How To TEDx: The 4 Types of TEDx Speaker

In my article The Speaker Matrix, I the outline four types of speaker that you will meet while putting together your line-up.  Below is some information on what each style means and where your focus as an organiser should lie for the speakers to produce a mind-blowing talk.

Quadrant 1 – Innovative

Innovators ooze creativity and what makes them unique is their ability to think differently. Singer-songwriters, designers and everything in between; managed well, they will make the day unforgettable.  The problem is, those that choose to perform or showcase their work onstage often struggle to gain traction online, especially if they are up and coming.

‘In a world of infinite choice, context – not content – is king’ Chris Anderson

Innovators need to be multifaceted and cannot rely on a performance alone to stand out. Help them to incorporate an idea and a talk around their performance.  Sting’s TED talk is a great example of how an idea can give context to a performance and you don’t need a multi-award winning international superstar to do it.

Quadrant 2 – Maverick

Rule breakers and idea makers, Mavericks test boundaries.  Throw away the rule book, agree on the idea and let their brilliant minds do the rest.  Be warned though, give them too much free reign and you risk them getting lost in a stream of consciousness on stage that leaves the audience feeling enthused, but unable to pinpoint why.

‘When you’re focused on everything, you’re not focused on anything’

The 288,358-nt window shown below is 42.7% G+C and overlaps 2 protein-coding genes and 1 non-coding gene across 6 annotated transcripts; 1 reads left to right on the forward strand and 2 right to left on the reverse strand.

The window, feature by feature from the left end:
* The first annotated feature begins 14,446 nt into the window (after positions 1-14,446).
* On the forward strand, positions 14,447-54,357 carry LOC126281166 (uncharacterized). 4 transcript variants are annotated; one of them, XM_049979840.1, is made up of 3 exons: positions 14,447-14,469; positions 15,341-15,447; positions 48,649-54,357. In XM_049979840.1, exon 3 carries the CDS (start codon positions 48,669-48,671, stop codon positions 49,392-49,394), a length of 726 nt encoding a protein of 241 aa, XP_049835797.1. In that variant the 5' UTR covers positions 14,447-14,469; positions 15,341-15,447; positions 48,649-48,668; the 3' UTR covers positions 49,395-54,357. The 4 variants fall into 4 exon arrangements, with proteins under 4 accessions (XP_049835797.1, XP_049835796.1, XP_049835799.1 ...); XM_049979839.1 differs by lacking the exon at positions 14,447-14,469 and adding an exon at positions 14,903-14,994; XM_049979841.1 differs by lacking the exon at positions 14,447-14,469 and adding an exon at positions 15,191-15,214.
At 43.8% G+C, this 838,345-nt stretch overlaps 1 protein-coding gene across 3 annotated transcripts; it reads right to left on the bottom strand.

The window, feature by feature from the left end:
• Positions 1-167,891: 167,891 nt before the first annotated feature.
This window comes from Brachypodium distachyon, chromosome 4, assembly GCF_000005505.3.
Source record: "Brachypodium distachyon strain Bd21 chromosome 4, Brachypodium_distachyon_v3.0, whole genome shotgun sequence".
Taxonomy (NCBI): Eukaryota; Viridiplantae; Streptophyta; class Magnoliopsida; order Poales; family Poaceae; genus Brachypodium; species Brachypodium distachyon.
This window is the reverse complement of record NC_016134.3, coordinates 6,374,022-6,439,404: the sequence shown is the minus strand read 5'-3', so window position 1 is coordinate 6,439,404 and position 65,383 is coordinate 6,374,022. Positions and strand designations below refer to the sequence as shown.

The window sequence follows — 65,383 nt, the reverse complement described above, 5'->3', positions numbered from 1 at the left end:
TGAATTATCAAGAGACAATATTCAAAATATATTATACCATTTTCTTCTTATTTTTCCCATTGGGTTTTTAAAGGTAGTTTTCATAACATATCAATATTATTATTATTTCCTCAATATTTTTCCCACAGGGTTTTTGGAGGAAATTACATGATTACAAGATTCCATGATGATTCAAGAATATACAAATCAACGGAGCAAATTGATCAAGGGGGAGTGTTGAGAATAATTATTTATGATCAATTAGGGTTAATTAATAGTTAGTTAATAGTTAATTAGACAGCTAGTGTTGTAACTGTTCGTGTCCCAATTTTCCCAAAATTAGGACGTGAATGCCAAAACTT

Looping is a technique that writers use to strengthen a theme.  Help them use it to cement their idea as the backbone of the talk.  Mavericks are elusive, so expect a some sleepless nights.  When you do manage to pin them down, treat each meeting as your last chance to influence their talk.

Quadrant 3 – Intellectual

Highly analytical and meticulous in their preparation, intellects will put together a substance rich talk. Normally, they present their work to their peers which means that the talk will need a lot of TEDxifying early on so make sure you are deadline conscious.  Your job is to help them see past irrelevant intricacies and keep perspective of the bigger picture.

‘True simplicity is about bringing order to complexity’ Jony Ive

The success of an intellectual’s talk will come down to how well the audience can relate to them and their idea.  Props will go a long way to bringing about that understanding but there is more you can do.  Challenging the speaker on how they can get from A to B in the quickest way possible; it will help you decide what should make it into the final talk.

Modest

Occasionally, you’ll come across someone who has accomplished something extraordinary.  You arrange to meet and find this unassuming, down to earth individual who is reluctant to draw attention to their achievements. They don’t do it for the glory, they do it for self-fulfilment, so getting them to share their story may be a challenge.

‘Storytelling is the most powerful way to put ideas into the world today’
Robert McAfee Brown

Your job is to create a narrative that comes to life. Treat it like a piece of prose and make sure it appeals to all the senses. The audience needs go on the journey with the speaker so spend time helping them understand the mechanics of how they have achieved their feat. This will help you both decide what idea to share.  Chris Hadfield’s TED talk is the gold standard. Watch it, learn from it and enjoy!

This blog is part of the How to TEDx Series.  If you enjoyed it – please like it, share it and comment below!